The Ambassador in Uruguay (Dawson) to the Secretary of State

No. 2325

Sir: I have the honor to refer to my despatch no. 2306 of March 15, 1943, concerning the recent agreement under which the Export-Import Bank opened a credit of $20,000,000 in favor of the Government of Uruguay, and reporting with regard to criticism of the agreement primarily because of the control to be exercised by the Bank. (Reference is made also to my telegram no. 315 of March 18.)49

The Embassy received this morning from the Foreign Office a note stating that the Government finds Clauses 5, 8 and 9 of the agreement50 [Page 787] not “entirely satisfactory”; that it has been decided to initiate “friendly negotiations” with a view to their modification; and that instructions in this sense have been addressed to the Uruguayan Embassy in Washington, The Foreign Office requests my assistance in the matter. The text of the note and an English translation are enclosed.51

I already had an appointment later in the morning with the Foreign Minister52 and in the course of our conversation he mentioned the loan matter and his note. He told me that the instructions to the Uruguayan Ambassador in Washington53 referred to in the note had been forwarded yesterday by airmail and not by telegraph. He gave me for my information a copy of a memorandum which had also been sent to the Ambassador. I enclose copies of this memorandum54 which lack of time has made it impracticable to translate.

Minister Serrato said that he hoped and believed that the changes desired by the Uruguayan Government could be made in the agreement. He expressed the opinion that matters could be taken care of by changes in wording which would satisfy Uruguayan sentiment and at the same time give the Export-Import Bank the assurances which it requires.

As I had previously told Dr. Mendívil (my despatch no. 2306), I explained to Sr. Serrato that, according to my understanding, the Export-Import Bank operates subject to laws and regulations restricting the purposes for which and the conditions under which loans may be granted. I said also that similar agreements with the Bank had been entered into by other governments and that in fact it was my understanding that Uruguay had received rather more liberal treatment than certain other countries. I assured him that there had been no intention whatever to cast any reflection on the credit of the Uruguayan Government or on the conduct of its finances and of course no intention to impose conditions which could in any way be considered as “humiliating”.

Sr. Serrato said that he realized all this but that it must be remembered that Uruguayan opinion is very sensitive (quisquilloso). He remarked that the loan contract in its present form would prove highly embarrassing politically, that it would be made a political football by the Herreristas, and that in fact an Herrerista Senator had already [Page 788] requested information concerning Dr. Guani’s negotiations with the Export-Import Bank.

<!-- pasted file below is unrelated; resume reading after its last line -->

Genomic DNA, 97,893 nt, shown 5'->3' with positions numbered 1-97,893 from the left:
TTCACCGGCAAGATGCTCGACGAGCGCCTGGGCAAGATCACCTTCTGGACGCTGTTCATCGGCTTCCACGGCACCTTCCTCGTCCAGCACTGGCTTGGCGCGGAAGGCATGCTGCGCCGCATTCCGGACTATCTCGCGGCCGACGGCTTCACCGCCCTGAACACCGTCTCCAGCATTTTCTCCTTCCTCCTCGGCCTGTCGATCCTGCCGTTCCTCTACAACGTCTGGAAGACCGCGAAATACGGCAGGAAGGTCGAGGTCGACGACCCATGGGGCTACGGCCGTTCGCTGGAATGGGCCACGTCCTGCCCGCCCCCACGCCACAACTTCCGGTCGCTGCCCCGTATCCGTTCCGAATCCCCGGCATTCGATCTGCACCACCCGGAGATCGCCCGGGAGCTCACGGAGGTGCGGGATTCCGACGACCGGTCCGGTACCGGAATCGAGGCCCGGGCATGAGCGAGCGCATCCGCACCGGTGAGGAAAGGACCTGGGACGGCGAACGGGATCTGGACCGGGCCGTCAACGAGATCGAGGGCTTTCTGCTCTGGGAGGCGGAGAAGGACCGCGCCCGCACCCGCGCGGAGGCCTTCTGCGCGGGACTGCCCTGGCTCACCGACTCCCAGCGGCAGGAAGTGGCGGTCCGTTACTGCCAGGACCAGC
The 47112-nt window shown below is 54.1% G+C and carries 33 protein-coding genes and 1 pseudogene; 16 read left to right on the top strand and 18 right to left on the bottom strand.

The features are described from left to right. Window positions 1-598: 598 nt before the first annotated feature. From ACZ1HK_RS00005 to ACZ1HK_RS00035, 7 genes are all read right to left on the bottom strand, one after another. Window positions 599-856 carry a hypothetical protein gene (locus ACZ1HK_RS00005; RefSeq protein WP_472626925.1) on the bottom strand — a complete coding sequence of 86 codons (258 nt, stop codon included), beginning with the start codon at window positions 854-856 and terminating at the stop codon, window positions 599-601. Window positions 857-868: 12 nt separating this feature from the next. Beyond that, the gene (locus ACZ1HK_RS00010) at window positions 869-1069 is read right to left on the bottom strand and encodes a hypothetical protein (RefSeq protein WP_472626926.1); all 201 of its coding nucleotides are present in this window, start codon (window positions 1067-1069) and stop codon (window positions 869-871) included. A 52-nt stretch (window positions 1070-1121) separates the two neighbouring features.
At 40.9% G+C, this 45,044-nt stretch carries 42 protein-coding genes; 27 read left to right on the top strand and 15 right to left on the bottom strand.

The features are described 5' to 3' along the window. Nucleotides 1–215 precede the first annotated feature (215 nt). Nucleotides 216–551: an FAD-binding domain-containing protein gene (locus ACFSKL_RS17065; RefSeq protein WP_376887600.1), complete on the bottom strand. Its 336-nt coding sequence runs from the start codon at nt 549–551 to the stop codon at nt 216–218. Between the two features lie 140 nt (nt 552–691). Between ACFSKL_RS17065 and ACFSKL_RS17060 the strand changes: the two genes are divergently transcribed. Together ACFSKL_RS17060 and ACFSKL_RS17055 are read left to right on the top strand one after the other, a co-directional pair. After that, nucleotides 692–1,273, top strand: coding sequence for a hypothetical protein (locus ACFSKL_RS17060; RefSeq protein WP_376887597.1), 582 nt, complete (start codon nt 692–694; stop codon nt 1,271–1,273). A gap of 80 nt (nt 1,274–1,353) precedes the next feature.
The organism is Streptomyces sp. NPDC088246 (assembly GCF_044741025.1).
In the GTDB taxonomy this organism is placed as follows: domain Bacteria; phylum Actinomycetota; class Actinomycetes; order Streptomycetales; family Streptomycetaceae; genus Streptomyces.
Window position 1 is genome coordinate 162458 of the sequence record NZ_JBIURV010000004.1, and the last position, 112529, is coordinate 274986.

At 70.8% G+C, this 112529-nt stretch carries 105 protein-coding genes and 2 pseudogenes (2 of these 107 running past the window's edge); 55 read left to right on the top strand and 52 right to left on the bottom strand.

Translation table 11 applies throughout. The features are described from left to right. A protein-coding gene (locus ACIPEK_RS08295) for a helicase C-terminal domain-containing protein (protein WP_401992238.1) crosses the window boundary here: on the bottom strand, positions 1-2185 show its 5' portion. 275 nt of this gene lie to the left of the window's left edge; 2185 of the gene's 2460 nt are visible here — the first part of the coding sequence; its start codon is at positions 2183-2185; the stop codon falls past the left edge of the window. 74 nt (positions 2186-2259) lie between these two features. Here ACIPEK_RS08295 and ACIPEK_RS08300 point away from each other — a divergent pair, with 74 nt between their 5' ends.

In conclusion, Sr. Serrato said that, speaking quite frankly, it was his opinion that, unless the clauses in question were amended to meet the local situation, the Government would not make use of the loan.

I may add that today’s Mañana contains an article stating that the Government has suggested certain changes in the loan agreement, that the changes pertain to control clauses which are hardly in accord with the “principles of inter-American cooperation”, and that this shows that La Mariana was right in criticizing at the time the haste with which the agreement was considered by the Council of State. Critica of Buenos Aires also dealt with the matter yesterday in an article in which its Montevideo correspondent reports that the former Council of State authorized within 24 hours (as was the case) the signing of an ad referendum agreement; that this was done on the basis of a telegram from Dr. Guani containing the financial conditions of the operation; that the urgency was due to Dr. Guani’s desire to sign the agreement himself; and that “subsequently and in an additional document” other clauses were stipulated which the present Government considers; objectionable (inconvenientes).

It is to be hoped that some means can be found by the Department and the Export-Import Bank of adjusting the difficulties which have arisen. In view of the more recent developments and of my conversation with Minister Serrato, it is doubted if the statement suggested in the closing paragraph of my despatch no. 2306 would suffice to overcome the objections of the Uruguayan Government.

Respectfully yours,

William Dawson
  1. Not printed.
  2. Clause 5 provided that Uruguay present to the Bank itemized statements of withdrawals from the fund with promissory notes of the Republic; clause 8 required that equipment and supplies for the public works were to be produced in the United States or Uruguay and those from the United States were to be carried in ships of United States registry; clause 9 gave the Bank the right to inspect projects and verify records and accounts.
  3. Not printed.
  4. José Serrato.
  5. Juan Carlos Blanco.
  6. Not printed.